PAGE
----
New Thermal Water Storage Tank to Open in April 2022

5-million-gallon chilled water tank on Central Campus will save an annual $550,000 in energy costs

When it's operational in April 2022, the 60-foot-tall Chilled Water Thermal Storage Tank will save Duke an estimated $550,000 in annual energy costs. Photos by Stephen Schramm.
When it's operational in April 2022, the 60-foot-tall Chilled Water Thermal Storage Tank will save Duke an estimated $550,000 in annual energy costs. Photos by Stephen Schramm.

For now, the inside of a new 60-foot-tall Chilled Water Thermal Storage Tank is empty as the finishing touches are put in place for an expected opening next April 2022. The 115-foot diameter water tank adjacent to Chiller Plant No. 3 on Central Campus will soon be sealed, marking a key milestone for an important addition to sustainability efforts at Duke.

Once fully operational, the water in the tank will be chilled overnight to 39 degrees Fahrenheit during off-peak hours when electricity rates are lower and chilled water production is more efficient. Then during peak times of day, the chilled water will be pumped into the miles of pipes across campus to cool buildings.The facilities around the Chilled Water Thermal Storage Tank will help connect it to the larger water system and miles of pipes around campus. Photo by Stephen Schramm.

“Although the tank is connected to the entire campus system, the first customer on the pipeline is the hospitals and Medical Center clinics,” said Steve Carrow, project manager with Duke Facilities Management. “Chilled water will be pumped into tank at night when electrical costs are cheaper. During the day, the water will be discharged into the loop.”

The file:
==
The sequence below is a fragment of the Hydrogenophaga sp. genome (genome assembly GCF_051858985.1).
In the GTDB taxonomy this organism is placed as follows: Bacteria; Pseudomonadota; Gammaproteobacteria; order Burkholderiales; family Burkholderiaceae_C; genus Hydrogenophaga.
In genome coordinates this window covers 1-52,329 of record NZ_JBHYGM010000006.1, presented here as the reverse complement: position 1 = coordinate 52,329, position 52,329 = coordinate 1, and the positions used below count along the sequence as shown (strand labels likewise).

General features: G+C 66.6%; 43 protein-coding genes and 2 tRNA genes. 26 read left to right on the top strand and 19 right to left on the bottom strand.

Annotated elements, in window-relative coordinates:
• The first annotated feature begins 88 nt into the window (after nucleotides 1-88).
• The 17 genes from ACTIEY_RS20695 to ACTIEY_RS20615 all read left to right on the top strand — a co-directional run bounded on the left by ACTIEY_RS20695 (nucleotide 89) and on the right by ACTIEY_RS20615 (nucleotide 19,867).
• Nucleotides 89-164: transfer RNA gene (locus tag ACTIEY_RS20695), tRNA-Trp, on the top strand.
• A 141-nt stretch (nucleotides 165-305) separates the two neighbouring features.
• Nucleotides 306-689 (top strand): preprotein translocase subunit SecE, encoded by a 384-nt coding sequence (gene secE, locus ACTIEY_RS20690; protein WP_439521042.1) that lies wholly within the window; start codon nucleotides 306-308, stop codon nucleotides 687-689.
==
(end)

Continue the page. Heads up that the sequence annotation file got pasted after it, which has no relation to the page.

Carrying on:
The chilled water tank will allow for two fewer chillers to operate in one of Duke’s three chilled water plants during the peak of the day. By running chillers at night instead of during the day, the tank will lower the campus electrical demand, saving Duke approximately $550,000 per year in energy costs.Attendees explore the inside of the Chilled Water Thermal Storage Tank during a tour led by Russell Thompson, director of Utility & Engineering Services in Facilities Management. Photo by Stephen Schramm.

The tank’s location on Central Campus is ideal for serving the new Duke Health Bed Tower Addition, a 13-story addition expected to fully open later this year with patient rooms for pediatric, intensive care or post-operation recovery. The tank can be used as an emergency source of water for the chiller plant cooling towers in case of a loss of city water.  The tank also provides for maximizing the emergency generator capacity on campus in case of a loss of power by allowing for chilled water production during off-peak times.

“If we lose a chiller during the day, we can ramp the output of the tank much faster than starting another chiller,” said Russell Thompson, director of Utility & Engineering Services in Facilities Management. “That way, the campus impact of us losing a chiller is lessened.”

Once the tank is sealed in September, it will be filled with water starting in early October. At capacity, the tank can begin the process of insulation to prepare for decades of use starting next spring.  The three-month insulation process will begin by the end of October, wrapping the entire tank in two-inch aluminum jacketing that will complement the color pattern of Chiller Plant No. 3.The new Chilled Water Thermal Storage Tank adjacent to Chiller Plant No. 3 will be sealed in September. Photo by Stephen Schramm.

In January 2022, the controls for the tank will be installed for pumps and valves while monitoring temperature in the unit.

By early spring, water from the tank will begin to be introduced to the larger system around campus in preparation for full use in April. The addition of the chilled water tank as a sustainable effort works hand in hand with its efficiency, which will be important for Duke as it grows.